The roads between Sudan and Egypt seem to be open, but there is no bus or any public transport across the border. It's easier to go by the weekly ferry that leaves Sudan's inland port of Wadi Halfa and sails along Lake Nasser to the port near the Aswan Dam about 20km south of Aswan in Egypt. Saudia Arabia is also an option by water, with regular ferry services running between Suakin and Jeddah.
The national airline was (and probably still is) a frightening and uncomfortable experience.
No service, no rules, taking off with people standing and in the bathroom, crowds in the aisles throughout the flight, cooking in the back -- you name it and the FAA will have banned it.
Although guaranteed to add a few 'good' stories to your vacation journals, buses might be better avoided for the reasons highlighted in 'Travel Warnings.'
I haven't had the opportunity to travel in Sudan by train yet, but this is the up-to-date information I've got about the railway network:
From Khartoum to Wadi Halfa
The train to Wadi Halfa departs from Khartoum Baharri every Monday at 10.30AM. It travels at approxomately 45 km/h and stops at Shendi for two hours and Atbara for 3 hours. The whole journey takes 34 hours for the 897 km trip inshallah (God willing).
1st class ticket - 6470 SDD
2nd class ticket - 5440 SDD
3rd class ticket - 4700 SDD
From Atbara to Port Sudan
The journey takes around 30 hours and leaves on the first Monday every month at 8PM.
1st class ticket - 3898 SDD
2nd class ticket - 3394 SDD
3rd class ticket - 2829 SDD
The rumours say that there really is no big differance between 1st and 3rd class tickets on the train and it's supposed to be a very uncomfortable and hot journey.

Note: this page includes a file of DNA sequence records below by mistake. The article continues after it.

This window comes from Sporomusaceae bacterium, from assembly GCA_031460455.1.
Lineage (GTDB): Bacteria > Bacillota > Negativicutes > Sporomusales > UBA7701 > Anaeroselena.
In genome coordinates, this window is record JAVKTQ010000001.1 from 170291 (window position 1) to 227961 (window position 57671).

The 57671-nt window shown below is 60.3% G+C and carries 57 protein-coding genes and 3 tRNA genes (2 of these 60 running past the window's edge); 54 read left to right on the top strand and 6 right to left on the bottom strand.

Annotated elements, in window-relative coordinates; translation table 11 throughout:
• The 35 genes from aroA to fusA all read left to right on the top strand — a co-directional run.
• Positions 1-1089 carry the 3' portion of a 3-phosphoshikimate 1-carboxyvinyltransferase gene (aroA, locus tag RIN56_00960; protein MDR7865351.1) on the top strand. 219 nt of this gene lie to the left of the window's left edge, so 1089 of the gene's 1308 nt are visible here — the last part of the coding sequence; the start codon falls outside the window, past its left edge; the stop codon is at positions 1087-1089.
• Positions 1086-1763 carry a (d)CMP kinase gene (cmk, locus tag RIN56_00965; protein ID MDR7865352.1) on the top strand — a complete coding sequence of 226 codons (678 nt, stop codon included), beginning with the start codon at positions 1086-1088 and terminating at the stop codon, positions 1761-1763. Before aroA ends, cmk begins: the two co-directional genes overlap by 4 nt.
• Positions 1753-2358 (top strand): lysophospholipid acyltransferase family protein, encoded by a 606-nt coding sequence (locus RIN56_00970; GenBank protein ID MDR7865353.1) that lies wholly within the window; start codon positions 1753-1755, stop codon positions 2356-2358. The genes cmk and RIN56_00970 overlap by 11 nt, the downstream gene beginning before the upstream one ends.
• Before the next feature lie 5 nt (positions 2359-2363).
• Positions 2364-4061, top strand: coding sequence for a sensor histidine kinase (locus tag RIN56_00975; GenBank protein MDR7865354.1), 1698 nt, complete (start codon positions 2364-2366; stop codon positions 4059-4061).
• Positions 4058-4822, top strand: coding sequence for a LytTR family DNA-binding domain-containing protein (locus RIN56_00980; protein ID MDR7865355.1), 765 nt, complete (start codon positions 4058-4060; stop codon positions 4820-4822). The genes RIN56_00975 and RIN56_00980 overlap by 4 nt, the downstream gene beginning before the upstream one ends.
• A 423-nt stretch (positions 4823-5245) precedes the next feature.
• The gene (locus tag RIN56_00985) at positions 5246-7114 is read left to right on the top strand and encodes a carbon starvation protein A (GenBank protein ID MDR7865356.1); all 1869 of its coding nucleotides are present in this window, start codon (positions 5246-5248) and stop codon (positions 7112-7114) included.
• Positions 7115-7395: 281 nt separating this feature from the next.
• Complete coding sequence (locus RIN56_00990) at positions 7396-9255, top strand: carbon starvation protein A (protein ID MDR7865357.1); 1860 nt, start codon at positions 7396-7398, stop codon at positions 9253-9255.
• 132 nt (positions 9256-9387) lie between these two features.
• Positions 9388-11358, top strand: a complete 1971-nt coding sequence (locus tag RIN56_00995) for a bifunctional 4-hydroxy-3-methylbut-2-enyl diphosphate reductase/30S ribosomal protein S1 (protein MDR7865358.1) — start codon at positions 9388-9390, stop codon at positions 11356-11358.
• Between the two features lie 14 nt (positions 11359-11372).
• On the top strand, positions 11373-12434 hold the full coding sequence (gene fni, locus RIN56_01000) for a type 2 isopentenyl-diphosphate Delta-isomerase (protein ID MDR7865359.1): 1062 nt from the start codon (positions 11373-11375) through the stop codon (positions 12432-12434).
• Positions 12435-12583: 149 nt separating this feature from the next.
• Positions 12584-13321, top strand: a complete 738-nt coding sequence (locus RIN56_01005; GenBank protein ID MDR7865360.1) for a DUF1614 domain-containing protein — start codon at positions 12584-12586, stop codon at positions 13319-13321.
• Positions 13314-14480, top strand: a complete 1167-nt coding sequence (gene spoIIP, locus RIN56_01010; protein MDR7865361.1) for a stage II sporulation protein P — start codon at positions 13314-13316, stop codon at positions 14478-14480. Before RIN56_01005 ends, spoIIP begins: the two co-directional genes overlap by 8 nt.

The main bus terminal is a few kilometres west of the city. You need to take a boksi or a taxi (400SDD) to get there. The pick up point for the trip to the Ethiopian border at Metemma is the Souq al Koda about 40 min east of town. Pick ups leave early (7.00 am) when full and will arrive at midday. The fare is about 500 –1000 SDD depending on your bargaining skills and if you will sit inside the cab or on the back. There are 4 or five police check points on the route – keep your passport handy! It’s a rough, hot and dusty trip!
Wadi Halfa is about 5 km away from the jetty where the ferry is landing. Transport is waiting outside the customs hall and cost about 300 SDD per person.
Wadi Halfa can be reached by train or road transport. The train from Khartoum / Atbara is supposed to join with the ferry. It leaves back south during the next morning. By tickets the day before.
Alternatively there are trucks leaving for Atbara or Dongola along the Nile in front of the Nile Hotel when full or the driver thinks it the right time for it, usually during sunset. It’s a rough trip!
There are different bus station in Khartoum. The chaotic Souq al Shabi south of the city serves destination to the east, north and south. Busses leave early when full. A taxi from the city will cost about 700 – 1000 SDD. Be prepared that immediately after your arrival touts will try to push you onto the bus they get commission for. Take your time and check prices, the type of vehicle (bus or converted truck) and how many passengers are already in so that you know roughly when it will leave.
There are smaller bus terminals serving routes within the city. The biggest one is at the Souq al Arabi on UN Square. From here are busses leaving for Omdurman. Like every other bus terminal its chaotic. Ask the drivers if the bus will be the right one for you!
Ferry – there is a ferry connection from Wadi Halfa to Aswan in Egypt once a week. The vessel has two classes: Economy and cabin class. Meals are included. The trip takes about 20 hours and offers a nice view at Abu Simbel (depending on delays).
Trains – the only still operating railway lines are north of Khartoum between Wadi Halfa – Atbara – Khartoum and Atbara – Port Sudan.
Three classes are available as well as sleepers. Trains are slow, about 30 km/hrs in average and delays are not uncommon. (The boat at Wadi Halfa will wait for the train).
Its free of charge to travel on the roof of the wagons – although foreigners are not liked doing that.
Africa Road, P.O. Box 12290, Khartoum, Sudan
Good for: Couples
Cornich St, Port Sudan, 79800, Sudan
My wife and I lived in the Burj Al-Fateh Hotel for 5 months. The staff (and there's plenty of them)...more
More Regions in Sudan